“And bleed this skyline dry —
Your history is mine.”
– History, Funeral for a Friend
The path you must tread to reach your destination may not always be linear.
In the great wide savannah, the untarred roads that criss-cross this vast open land follow the contours of the gentle hills and sometimes wind around a random, single tree. With every twist and turn, our eyes were treated to magnificent views of the ever-changing landscape laid majestically before us. I could not sit still in the safari vehicle; I stood for much of the journey, so that I could breathe in the dirt and the dust and be one with nature; so that no window stands between me and and the advancing herd of elephants or the shy zebras running back into the wild.
Going on a safari is not about reaching a destination; it is about reaching an experience. We would drive for hours on end in search of a herd of elephants, or a cheetah on the hunt, sometimes with little success. It is not a physical destination that we were after, but rather the experience of validating the existence of God’s incredible creatures with our very own eyes.
Safari is also about serendipity. When you’re driving through thousands of square miles of open territory, these animals could be anywhere. And that encounter between you and them is one pre-destined by God — if it’s not written in the books, it will not happen.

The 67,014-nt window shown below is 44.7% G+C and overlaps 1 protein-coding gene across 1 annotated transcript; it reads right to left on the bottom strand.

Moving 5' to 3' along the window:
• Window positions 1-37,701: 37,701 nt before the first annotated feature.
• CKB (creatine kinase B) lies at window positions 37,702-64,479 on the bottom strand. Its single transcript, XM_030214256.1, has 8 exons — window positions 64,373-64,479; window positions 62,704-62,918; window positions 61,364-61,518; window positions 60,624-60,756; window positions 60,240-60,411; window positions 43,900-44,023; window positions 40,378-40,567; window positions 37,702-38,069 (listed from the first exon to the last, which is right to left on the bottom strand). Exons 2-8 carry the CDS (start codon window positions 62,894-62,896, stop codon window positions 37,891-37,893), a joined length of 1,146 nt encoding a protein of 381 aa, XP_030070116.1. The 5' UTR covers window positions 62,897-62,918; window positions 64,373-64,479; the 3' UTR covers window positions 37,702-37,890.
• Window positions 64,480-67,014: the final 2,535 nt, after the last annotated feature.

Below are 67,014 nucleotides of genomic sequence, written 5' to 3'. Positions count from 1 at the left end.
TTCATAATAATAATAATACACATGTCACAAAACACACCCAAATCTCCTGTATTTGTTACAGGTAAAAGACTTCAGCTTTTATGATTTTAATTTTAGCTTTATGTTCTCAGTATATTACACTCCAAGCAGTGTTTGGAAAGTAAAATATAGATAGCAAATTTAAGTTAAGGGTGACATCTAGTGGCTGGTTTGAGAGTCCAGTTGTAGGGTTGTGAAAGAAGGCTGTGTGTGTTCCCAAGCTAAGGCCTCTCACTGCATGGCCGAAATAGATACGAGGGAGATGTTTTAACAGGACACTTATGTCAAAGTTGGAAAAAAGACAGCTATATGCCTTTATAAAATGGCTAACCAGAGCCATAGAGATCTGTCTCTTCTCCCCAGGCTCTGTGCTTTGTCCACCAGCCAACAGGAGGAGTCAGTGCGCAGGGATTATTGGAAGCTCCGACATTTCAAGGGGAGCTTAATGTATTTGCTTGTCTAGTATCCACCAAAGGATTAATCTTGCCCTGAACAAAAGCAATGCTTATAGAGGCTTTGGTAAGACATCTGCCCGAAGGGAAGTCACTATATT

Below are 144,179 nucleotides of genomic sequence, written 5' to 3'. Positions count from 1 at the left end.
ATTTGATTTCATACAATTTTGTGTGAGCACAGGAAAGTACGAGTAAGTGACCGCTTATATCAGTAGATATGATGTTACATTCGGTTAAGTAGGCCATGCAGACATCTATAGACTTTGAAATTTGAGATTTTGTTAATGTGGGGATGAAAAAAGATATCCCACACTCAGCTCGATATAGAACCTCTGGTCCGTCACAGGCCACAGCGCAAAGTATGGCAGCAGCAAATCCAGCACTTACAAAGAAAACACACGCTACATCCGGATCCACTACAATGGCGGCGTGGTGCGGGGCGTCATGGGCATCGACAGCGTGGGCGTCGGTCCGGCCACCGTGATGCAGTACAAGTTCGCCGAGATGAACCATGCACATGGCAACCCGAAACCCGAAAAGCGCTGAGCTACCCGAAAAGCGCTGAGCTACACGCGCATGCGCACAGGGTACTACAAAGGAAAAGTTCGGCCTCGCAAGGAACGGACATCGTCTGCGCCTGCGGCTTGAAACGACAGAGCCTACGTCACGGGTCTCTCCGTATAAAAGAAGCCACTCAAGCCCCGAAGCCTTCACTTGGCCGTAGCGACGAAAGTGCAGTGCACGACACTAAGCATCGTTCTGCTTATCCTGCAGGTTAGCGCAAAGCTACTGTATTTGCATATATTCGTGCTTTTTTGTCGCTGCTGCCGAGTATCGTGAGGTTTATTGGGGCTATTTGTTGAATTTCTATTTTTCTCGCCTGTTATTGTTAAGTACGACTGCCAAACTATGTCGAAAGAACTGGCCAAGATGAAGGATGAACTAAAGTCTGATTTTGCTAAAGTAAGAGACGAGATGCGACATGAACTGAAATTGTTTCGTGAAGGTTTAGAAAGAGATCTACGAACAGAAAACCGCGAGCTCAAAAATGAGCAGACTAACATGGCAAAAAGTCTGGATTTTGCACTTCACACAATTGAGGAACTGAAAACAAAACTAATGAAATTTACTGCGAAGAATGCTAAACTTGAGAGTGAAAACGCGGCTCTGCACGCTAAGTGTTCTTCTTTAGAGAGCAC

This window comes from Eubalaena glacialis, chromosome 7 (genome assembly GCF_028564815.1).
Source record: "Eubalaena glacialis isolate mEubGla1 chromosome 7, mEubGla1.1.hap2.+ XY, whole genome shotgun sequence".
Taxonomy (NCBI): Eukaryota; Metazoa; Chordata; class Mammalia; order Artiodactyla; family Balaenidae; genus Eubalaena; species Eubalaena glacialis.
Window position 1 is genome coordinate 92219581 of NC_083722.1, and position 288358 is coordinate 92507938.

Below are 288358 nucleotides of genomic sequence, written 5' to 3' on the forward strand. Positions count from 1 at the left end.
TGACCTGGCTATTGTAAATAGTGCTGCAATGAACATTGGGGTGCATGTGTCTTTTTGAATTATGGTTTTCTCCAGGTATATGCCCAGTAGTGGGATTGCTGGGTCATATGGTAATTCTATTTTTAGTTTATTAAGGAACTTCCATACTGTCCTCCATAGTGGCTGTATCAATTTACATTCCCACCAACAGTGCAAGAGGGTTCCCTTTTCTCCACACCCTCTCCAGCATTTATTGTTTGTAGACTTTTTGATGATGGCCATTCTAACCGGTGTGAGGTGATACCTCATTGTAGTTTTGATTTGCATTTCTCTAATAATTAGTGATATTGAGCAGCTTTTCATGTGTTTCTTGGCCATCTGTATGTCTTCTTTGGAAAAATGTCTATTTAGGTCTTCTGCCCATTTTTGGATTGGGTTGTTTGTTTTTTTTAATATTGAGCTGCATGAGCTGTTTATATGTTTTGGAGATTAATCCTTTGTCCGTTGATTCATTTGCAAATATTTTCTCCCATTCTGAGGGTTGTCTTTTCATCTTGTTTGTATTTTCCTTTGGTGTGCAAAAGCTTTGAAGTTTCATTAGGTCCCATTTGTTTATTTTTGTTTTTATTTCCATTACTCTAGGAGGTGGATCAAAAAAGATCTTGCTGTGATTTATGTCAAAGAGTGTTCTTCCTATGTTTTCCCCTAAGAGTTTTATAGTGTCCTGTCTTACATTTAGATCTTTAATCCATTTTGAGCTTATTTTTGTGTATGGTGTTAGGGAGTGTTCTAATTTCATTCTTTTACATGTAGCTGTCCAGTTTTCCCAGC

I am a firm believer in taking the long road — if it can lead you safely to your intended destination. The whole reason I found myself on this safari in Masai Mara, Kenya last summer was because I needed answers — about what to do now, and where to head next in my life. I was at the end of long, but thankfully enjoyable, doctoral mission. But was academia what I wanted to do for the rest of my life?
Life in the village as a volunteer worker certainly had its charms, but it also brought discontents: I was, above all, tired of all the bureaucratic bullshit demanded of us by the charity, and frustrated by the lack of creative freedom I found in our work. Well, sure, we had “creative freedom” to design and paint a mural of a world map in of our school’s library, but I just wasn’t passionate about the causes that we were fighting for. As we were walking home from a neighboring village, I found myself actually reminiscing about the long days I get to spend in the library just reading and writing about the issues that I was actually invested in.
In a way I came back from Africa slightly richer — in experience, and also in confidence, particularly when it came to the question of what next. For me, there was no longer any doubt about it — back to the library it was. Most people didn’t need any time to figure this out, but I’m glad I took this break to put my books down for a while, and throw myself into the depths of Africa (and subsequently, Australia, and some parts of Europe…).
The road to self-discovery can sometimes be twisted and is not always straight-forward. But if you have the patience to take it one step at a time, you will find yourself safely led to surprising destinations.